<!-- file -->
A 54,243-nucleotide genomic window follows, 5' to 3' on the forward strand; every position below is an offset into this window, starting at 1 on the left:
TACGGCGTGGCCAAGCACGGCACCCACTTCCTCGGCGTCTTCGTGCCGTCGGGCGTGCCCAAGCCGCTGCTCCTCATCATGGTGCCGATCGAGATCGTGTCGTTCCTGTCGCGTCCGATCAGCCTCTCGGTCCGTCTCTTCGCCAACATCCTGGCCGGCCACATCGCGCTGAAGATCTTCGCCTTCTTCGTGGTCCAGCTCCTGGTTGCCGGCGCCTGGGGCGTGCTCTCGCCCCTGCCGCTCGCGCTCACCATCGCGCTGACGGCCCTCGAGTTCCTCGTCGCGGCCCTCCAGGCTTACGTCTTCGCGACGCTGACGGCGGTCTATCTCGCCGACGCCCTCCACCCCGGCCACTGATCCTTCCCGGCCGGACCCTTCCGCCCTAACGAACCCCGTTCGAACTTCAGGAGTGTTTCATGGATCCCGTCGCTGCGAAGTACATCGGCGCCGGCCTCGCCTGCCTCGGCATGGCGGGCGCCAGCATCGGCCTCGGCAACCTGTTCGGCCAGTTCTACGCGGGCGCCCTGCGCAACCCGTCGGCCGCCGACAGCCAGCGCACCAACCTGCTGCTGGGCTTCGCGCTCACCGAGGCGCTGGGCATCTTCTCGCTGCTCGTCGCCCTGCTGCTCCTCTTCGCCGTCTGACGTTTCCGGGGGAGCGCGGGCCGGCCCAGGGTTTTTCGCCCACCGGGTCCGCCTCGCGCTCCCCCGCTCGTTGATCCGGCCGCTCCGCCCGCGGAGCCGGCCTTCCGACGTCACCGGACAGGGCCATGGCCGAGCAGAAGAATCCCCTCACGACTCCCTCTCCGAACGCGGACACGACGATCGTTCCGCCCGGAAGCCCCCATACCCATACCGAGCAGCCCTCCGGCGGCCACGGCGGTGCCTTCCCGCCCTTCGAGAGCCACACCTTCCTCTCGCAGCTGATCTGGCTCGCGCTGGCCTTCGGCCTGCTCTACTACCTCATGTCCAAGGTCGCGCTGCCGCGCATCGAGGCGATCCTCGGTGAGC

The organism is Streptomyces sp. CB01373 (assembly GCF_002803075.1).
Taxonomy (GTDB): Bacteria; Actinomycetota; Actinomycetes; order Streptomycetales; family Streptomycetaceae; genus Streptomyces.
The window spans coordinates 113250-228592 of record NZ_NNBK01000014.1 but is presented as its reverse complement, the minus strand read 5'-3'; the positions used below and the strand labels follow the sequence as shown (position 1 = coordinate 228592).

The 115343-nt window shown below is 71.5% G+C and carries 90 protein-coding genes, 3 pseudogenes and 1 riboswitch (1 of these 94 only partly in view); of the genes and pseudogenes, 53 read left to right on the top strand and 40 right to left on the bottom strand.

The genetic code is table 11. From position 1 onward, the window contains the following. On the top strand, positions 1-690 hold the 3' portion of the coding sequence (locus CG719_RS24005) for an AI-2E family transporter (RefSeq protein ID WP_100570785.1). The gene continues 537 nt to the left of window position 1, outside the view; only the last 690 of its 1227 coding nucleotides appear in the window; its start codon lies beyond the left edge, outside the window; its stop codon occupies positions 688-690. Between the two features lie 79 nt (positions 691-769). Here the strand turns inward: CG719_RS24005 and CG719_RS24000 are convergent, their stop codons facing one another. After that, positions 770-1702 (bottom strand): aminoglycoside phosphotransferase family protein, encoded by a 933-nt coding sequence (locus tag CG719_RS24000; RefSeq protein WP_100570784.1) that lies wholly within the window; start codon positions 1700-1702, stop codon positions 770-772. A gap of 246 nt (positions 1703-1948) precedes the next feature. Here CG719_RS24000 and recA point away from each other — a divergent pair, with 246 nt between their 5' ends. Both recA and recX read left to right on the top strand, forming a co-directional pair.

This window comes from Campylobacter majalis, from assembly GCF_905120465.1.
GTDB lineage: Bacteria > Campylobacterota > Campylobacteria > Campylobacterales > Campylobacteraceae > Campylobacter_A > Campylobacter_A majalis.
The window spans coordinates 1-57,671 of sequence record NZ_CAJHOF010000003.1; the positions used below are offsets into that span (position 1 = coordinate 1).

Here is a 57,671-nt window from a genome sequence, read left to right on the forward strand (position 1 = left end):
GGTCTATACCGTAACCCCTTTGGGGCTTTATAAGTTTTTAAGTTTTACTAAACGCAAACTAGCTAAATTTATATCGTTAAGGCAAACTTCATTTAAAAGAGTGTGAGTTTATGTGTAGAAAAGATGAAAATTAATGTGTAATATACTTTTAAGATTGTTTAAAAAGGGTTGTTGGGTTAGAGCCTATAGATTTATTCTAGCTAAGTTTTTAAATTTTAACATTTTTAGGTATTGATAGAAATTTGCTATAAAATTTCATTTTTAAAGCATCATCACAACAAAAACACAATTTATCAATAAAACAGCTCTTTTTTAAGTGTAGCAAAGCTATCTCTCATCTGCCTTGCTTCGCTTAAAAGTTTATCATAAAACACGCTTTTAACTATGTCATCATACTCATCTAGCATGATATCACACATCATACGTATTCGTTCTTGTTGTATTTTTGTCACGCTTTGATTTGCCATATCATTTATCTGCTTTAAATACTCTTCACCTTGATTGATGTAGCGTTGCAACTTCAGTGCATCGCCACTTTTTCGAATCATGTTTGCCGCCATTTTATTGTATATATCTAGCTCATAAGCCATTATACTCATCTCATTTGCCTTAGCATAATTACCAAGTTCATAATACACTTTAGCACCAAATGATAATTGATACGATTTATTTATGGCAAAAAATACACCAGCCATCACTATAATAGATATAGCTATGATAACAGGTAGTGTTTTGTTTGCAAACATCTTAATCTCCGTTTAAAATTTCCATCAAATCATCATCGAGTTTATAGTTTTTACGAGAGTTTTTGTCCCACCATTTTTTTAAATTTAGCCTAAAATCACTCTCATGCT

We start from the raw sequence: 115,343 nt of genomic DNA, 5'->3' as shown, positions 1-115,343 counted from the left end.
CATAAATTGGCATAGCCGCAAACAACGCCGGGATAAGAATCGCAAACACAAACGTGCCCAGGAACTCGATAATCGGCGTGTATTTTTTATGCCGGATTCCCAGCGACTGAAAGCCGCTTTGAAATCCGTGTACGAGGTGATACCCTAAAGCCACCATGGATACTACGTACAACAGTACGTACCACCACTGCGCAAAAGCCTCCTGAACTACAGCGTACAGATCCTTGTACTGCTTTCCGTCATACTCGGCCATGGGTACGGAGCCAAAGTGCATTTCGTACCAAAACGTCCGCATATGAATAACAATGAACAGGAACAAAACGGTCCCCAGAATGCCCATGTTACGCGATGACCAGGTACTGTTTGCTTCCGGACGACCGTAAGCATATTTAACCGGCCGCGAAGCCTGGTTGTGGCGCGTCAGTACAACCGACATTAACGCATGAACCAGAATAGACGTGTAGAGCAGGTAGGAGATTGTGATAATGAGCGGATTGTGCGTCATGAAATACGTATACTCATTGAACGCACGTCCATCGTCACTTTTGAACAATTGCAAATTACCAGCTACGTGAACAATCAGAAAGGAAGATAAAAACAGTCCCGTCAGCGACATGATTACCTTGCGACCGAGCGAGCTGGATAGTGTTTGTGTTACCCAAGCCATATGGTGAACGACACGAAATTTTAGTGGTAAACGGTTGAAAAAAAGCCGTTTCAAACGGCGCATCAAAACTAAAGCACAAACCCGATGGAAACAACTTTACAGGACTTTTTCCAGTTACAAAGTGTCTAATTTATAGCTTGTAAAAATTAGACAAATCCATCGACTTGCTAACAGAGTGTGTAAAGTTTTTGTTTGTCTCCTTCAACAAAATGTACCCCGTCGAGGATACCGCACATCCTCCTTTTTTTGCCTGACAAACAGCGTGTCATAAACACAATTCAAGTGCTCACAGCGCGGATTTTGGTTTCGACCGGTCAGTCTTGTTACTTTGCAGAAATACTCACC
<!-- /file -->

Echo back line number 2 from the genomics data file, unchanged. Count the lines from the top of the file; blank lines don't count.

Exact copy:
TACGGCGTGGCCAAGCACGGCACCCACTTCCTCGGCGTCTTCGTGCCGTCGGGCGTGCCCAAGCCGCTGCTCCTCATCATGGTGCCGATCGAGATCGTGTCGTTCCTGTCGCGTCCGATCAGCCTCTCGGTCCGTCTCTTCGCCAACATCCTGGCCGGCCACATCGCGCTGAAGATCTTCGCCTTCTTCGTGGTCCAGCTCCTGGTTGCCGGCGCCTGGGGCGTGCTCTCGCCCCTGCCGCTCGCGCTCACCATCGCGCTGACGGCCCTCGAGTTCCTCGTCGCGGCCCTCCAGGCTTACGTCTTCGCGACGCTGACGGCGGTCTATCTCGCCGACGCCCTCCACCCCGGCCACTGATCCTTCCCGGCCGGACCCTTCCGCCCTAACGAACCCCGTTCGAACTTCAGGAGTGTTTCATGGATCCCGTCGCTGCGAAGTACATCGGCGCCGGCCTCGCCTGCCTCGGCATGGCGGGCGCCAGCATCGGCCTCGGCAACCTGTTCGGCCAGTTCTACGCGGGCGCCCTGCGCAACCCGTCGGCCGCCGACAGCCAGCGCACCAACCTGCTGCTGGGCTTCGCGCTCACCGAGGCGCTGGGCATCTTCTCGCTGCTCGTCGCCCTGCTGCTCCTCTTCGCCGTCTGACGTTTCCGGGGGAGCGCGGGCCGGCCCAGGGTTTTTCGCCCACCGGGTCCGCCTCGCGCTCCCCCGCTCGTTGATCCGGCCGCTCCGCCCGCGGAGCCGGCCTTCCGACGTCACCGGACAGGGCCATGGCCGAGCAGAAGAATCCCCTCACGACTCCCTCTCCGAACGCGGACACGACGATCGTTCCGCCCGGAAGCCCCCATACCCATACCGAGCAGCCCTCCGGCGGCCACGGCGGTGCCTTCCCGCCCTTCGAGAGCCACACCTTCCTCTCGCAGCTGATCTGGCTCGCGCTGGCCTTCGGCCTGCTCTACTACCTCATGTCCAAGGTCGCGCTGCCGCGCATCGAGGCGATCCTCGGTGAGC